Testing can provide more accurate data on COVID-19

Queen’s handed out rapid antigen test kits last December to staff and faculty, and Tenkate and Sly encouraged Ryerson to do the same.

“Most people in epidemiology have been saying we should have been using these tests at least a year ago,” said Sly.

He said Ryerson did have a number of rapid antigen tests and has ordered several thousand more. The rapid testing kits at the university are provided to students who are exempt from getting vaccinated, as they need a negative test result to enter buildings on campus. 

“Rapid tests, if they are repeated, are very good. Two or three tests bring you up to the level of what we call ‘sensitivity,’ an ability to detect the virus at the level of the PCR test, which is the gold standard,” said Sly. 

“Two or three rapid tests bring you up to the level of what we call ‘sensitivity,’ an ability to detect the virus at the level of the PCR test, which is the gold standard”

Tenkate said there is a shortage of tests, and it would be difficult to test everyone before they enter campus. He suggested reserving tests for those with symptoms to lessen the spread of any illness.

Ontario’s Chief Medical Officer of Health Dr. Kieran Moore said in a Jan. 6 news conference that “testing is a luxury,” adding there is a global shortage of rapid tests.

Because of that shortage, it can be difficult to predict and report outbreaks on campus, said Sly. “We’ll be going in blind. After doing a very good job [with testing], nobody’s collecting good data.”

Ventilation should be improved

While Sly commended Ryerson’s choice to hire an engineering consulting company for their air ventilation system, he still recommends following in the footsteps of elementary and high schools to add high efficiency particulate air filters into rooms. 

He warned that an air filter alone cannot remove the likelihood of spread. “When you put a filter into a room, it doesn’t immediately suck up all of the viruses. It just cycles the air slowly through itself…So there may be air in the room after 10 years that has not gone through the filter just because it was stuck in a corner somewhere it didn’t happen to get sucked in.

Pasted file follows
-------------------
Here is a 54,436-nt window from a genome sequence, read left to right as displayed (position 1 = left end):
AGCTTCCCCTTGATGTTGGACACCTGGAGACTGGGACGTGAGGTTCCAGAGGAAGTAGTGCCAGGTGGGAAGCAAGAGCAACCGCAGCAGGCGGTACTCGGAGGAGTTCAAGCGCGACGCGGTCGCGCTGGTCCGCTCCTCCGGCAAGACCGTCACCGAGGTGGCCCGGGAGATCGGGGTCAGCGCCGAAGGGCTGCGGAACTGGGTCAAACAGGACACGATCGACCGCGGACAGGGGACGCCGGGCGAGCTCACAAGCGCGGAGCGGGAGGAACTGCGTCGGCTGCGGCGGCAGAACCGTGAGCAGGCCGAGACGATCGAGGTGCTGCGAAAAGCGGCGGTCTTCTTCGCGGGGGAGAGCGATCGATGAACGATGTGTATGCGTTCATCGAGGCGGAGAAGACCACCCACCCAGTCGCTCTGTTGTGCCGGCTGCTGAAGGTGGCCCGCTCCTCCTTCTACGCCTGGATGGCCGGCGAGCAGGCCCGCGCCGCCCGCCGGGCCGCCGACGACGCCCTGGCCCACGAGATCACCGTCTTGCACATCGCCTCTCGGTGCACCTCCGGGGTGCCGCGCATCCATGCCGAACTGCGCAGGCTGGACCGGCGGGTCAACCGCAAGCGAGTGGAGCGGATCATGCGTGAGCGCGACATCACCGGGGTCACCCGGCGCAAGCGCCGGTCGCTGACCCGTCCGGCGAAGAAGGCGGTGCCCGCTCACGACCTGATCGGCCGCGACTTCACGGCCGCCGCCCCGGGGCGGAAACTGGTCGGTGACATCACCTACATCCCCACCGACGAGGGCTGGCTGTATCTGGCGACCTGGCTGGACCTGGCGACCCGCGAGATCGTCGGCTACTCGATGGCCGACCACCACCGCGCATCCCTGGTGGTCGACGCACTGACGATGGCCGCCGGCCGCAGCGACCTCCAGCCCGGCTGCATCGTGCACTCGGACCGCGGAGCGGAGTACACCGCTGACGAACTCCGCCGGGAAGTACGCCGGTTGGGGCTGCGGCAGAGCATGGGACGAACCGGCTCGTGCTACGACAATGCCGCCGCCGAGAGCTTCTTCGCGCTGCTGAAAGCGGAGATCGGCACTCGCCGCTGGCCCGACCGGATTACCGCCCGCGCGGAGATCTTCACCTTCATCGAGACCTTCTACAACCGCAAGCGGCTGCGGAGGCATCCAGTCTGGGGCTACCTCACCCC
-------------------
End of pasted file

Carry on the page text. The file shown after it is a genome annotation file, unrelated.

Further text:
Enforcing social distancing

When it comes to learning in the classroom, Tenkate said he recommends distancing students and keeping just enough capacity to safely give students enough space between each other. 

Sly said he’s worried less about crowding in classrooms, but more worried about “pinch points”—areas where people informally herd together, where we see more transmission. For example, entering a classroom through one door, or lining up outside a bathroom. 

“You’ve got people with no distance or they’re all squeezing past each other and breathing on each other and coughing and spitting and talking and so on.”

Sly’s solution is to utilize classrooms where there are two doors, one to enter and one to exit; or use constant reminders and posters to keep students informed about ways they can keep themselves safe. 

“That’s going to be a challenge and it’s a bit of a balancing act for the administration”

Tenkate, on the other hand, recommends lowering capacity within buildings, adding that he “would feel more comfortable if there were fewer people in the classrooms.”

Sly said he thinks Ryerson is taking steps in the right direction. 

“I’ve been looking closely at what they’ve been doing and it seems that they want to get it right,” said Sly.

Tenkate said he believes there should be an alternative to coming to school in-person, adding that a lot of students are reluctant to return to campus due to the uncertainty surrounding COVID-19. 

“A lot of students say, ‘Well, we don’t want to take those risks. We don’t want to bring, potentially, infection back to our families.’ will they learn? I don’t know. That’s going to be a challenge and it’s a bit of a balancing act for the administration.”

With files from Heidi Lee